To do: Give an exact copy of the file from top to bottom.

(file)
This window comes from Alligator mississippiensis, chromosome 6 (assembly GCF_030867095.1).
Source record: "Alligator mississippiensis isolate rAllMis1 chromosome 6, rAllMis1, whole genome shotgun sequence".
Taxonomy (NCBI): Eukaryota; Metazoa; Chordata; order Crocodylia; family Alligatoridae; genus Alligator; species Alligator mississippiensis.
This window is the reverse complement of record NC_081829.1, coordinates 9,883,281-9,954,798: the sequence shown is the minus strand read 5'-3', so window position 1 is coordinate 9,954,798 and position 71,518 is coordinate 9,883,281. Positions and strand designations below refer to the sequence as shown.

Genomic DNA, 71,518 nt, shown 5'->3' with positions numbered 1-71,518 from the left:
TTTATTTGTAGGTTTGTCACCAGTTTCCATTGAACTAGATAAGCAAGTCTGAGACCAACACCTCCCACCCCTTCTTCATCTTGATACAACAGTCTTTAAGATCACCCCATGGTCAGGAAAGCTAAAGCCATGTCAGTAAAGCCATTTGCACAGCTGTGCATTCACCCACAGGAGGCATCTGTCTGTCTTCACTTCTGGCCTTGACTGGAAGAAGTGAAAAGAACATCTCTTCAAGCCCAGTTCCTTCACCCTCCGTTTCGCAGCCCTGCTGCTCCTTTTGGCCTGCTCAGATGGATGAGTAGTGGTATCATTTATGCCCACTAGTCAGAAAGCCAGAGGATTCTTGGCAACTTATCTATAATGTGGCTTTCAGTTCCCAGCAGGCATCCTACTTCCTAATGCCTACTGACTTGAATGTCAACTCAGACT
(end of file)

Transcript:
This window comes from Alligator mississippiensis, chromosome 6 (assembly GCF_030867095.1).
Source record: "Alligator mississippiensis isolate rAllMis1 chromosome 6, rAllMis1, whole genome shotgun sequence".
Taxonomy (NCBI): Eukaryota; Metazoa; Chordata; order Crocodylia; family Alligatoridae; genus Alligator; species Alligator mississippiensis.
This window is the reverse complement of record NC_081829.1, coordinates 9,883,281-9,954,798: the sequence shown is the minus strand read 5'-3', so window position 1 is coordinate 9,954,798 and position 71,518 is coordinate 9,883,281. Positions and strand designations below refer to the sequence as shown.

Genomic DNA, 71,518 nt, shown 5'->3' with positions numbered 1-71,518 from the left:
TTTATTTGTAGGTTTGTCACCAGTTTCCATTGAACTAGATAAGCAAGTCTGAGACCAACACCTCCCACCCCTTCTTCATCTTGATACAACAGTCTTTAAGATCACCCCATGGTCAGGAAAGCTAAAGCCATGTCAGTAAAGCCATTTGCACAGCTGTGCATTCACCCACAGGAGGCATCTGTCTGTCTTCACTTCTGGCCTTGACTGGAAGAAGTGAAAAGAACATCTCTTCAAGCCCAGTTCCTTCACCCTCCGTTTCGCAGCCCTGCTGCTCCTTTTGGCCTGCTCAGATGGATGAGTAGTGGTATCATTTATGCCCACTAGTCAGAAAGCCAGAGGATTCTTGGCAACTTATCTATAATGTGGCTTTCAGTTCCCAGCAGGCATCCTACTTCCTAATGCCTACTGACTTGAATGTCAACTCAGACT